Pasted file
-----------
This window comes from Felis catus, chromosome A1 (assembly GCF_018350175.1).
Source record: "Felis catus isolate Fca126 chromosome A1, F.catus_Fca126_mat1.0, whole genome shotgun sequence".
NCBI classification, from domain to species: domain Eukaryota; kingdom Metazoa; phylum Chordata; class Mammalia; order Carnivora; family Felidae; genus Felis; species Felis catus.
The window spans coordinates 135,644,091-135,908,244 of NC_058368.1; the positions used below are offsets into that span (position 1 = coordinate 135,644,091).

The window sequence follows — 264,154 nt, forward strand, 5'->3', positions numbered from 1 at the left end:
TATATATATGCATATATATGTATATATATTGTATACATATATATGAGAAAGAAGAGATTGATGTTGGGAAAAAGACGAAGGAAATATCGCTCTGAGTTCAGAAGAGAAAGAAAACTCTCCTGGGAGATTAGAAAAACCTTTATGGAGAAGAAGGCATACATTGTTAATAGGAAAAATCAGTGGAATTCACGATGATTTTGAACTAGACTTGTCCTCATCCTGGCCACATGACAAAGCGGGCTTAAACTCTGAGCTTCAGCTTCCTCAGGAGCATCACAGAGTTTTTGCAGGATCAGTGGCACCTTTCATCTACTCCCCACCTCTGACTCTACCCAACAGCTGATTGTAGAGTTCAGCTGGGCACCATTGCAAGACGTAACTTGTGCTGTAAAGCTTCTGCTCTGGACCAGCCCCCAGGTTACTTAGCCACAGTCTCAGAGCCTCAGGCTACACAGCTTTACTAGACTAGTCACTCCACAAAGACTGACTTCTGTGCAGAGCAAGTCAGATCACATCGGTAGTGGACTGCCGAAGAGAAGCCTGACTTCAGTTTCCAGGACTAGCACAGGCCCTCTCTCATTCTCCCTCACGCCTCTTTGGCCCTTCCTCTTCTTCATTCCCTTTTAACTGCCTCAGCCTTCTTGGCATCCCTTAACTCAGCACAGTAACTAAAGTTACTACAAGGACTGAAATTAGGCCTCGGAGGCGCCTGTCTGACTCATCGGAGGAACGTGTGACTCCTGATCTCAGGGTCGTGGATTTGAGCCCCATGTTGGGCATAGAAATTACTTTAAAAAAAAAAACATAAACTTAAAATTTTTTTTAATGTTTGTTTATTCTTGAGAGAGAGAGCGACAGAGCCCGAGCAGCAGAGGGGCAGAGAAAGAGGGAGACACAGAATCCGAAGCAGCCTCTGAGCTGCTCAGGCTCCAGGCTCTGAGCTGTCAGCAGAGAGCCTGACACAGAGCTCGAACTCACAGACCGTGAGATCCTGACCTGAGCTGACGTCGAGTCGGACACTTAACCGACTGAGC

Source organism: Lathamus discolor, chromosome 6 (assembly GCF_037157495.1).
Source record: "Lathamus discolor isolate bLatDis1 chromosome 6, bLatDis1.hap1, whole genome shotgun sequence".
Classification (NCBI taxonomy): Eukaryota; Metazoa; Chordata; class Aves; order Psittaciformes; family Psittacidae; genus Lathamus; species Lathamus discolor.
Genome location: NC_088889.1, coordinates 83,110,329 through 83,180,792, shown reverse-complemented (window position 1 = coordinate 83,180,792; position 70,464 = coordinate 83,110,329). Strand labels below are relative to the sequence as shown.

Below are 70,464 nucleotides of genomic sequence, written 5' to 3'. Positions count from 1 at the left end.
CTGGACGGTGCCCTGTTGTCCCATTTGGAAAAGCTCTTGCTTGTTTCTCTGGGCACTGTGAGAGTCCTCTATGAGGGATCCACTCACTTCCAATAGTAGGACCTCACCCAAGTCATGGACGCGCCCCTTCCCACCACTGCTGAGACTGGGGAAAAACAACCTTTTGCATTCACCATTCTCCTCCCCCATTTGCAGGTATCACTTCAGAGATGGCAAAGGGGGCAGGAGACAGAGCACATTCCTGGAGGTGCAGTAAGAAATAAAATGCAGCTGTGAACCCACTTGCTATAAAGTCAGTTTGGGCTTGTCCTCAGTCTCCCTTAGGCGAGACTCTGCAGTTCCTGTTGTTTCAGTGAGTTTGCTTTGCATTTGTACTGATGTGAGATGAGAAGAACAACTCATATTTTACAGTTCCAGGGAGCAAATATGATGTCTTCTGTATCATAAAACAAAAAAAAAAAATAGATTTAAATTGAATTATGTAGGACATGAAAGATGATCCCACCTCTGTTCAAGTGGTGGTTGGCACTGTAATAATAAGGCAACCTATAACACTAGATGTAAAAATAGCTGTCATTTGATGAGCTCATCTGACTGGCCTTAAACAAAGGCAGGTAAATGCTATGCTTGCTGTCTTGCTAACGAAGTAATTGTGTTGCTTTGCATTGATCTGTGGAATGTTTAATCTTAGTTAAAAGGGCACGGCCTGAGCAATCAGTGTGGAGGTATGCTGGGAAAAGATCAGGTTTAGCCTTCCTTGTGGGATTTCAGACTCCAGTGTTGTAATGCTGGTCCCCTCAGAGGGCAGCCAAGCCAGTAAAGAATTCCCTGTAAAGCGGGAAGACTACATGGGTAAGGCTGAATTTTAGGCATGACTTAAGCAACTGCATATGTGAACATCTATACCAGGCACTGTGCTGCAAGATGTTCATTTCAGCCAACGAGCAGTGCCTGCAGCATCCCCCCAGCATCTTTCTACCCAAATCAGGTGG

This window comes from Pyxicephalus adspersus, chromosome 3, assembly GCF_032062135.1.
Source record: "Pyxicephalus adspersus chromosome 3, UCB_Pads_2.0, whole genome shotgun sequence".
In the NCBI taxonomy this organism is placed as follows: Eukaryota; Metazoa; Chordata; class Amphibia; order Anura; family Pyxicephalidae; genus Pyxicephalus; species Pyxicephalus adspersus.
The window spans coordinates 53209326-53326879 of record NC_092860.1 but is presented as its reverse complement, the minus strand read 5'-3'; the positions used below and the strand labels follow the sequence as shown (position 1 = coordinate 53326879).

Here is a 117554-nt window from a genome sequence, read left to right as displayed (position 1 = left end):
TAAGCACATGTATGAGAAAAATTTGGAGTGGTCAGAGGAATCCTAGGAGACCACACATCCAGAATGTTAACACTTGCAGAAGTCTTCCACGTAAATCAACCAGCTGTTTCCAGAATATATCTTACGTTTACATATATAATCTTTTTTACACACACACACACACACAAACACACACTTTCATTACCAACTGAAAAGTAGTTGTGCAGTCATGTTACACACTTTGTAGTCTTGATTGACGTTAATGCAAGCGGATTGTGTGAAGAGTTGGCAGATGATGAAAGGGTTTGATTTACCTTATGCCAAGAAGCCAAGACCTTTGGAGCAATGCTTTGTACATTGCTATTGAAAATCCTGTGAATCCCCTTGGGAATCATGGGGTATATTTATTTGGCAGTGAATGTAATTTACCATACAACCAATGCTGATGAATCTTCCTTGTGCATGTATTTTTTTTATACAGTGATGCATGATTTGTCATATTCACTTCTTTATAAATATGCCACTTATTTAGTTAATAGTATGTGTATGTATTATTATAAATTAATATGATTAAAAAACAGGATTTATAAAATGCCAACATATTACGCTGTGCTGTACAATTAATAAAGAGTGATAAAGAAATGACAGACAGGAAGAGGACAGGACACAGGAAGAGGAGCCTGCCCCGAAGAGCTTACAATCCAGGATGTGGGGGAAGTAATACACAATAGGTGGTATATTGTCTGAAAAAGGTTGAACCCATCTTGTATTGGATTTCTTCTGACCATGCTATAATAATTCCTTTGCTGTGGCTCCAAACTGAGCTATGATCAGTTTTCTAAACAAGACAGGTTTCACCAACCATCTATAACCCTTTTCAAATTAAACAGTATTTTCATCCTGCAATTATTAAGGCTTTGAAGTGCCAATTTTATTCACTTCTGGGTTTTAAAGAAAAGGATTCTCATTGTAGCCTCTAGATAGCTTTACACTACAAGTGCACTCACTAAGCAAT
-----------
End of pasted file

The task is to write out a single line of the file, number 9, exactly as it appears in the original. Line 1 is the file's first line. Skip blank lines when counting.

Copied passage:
Classification (NCBI taxonomy): Eukaryota; Metazoa; Chordata; class Aves; order Psittaciformes; family Psittacidae; genus Lathamus; species Lathamus discolor.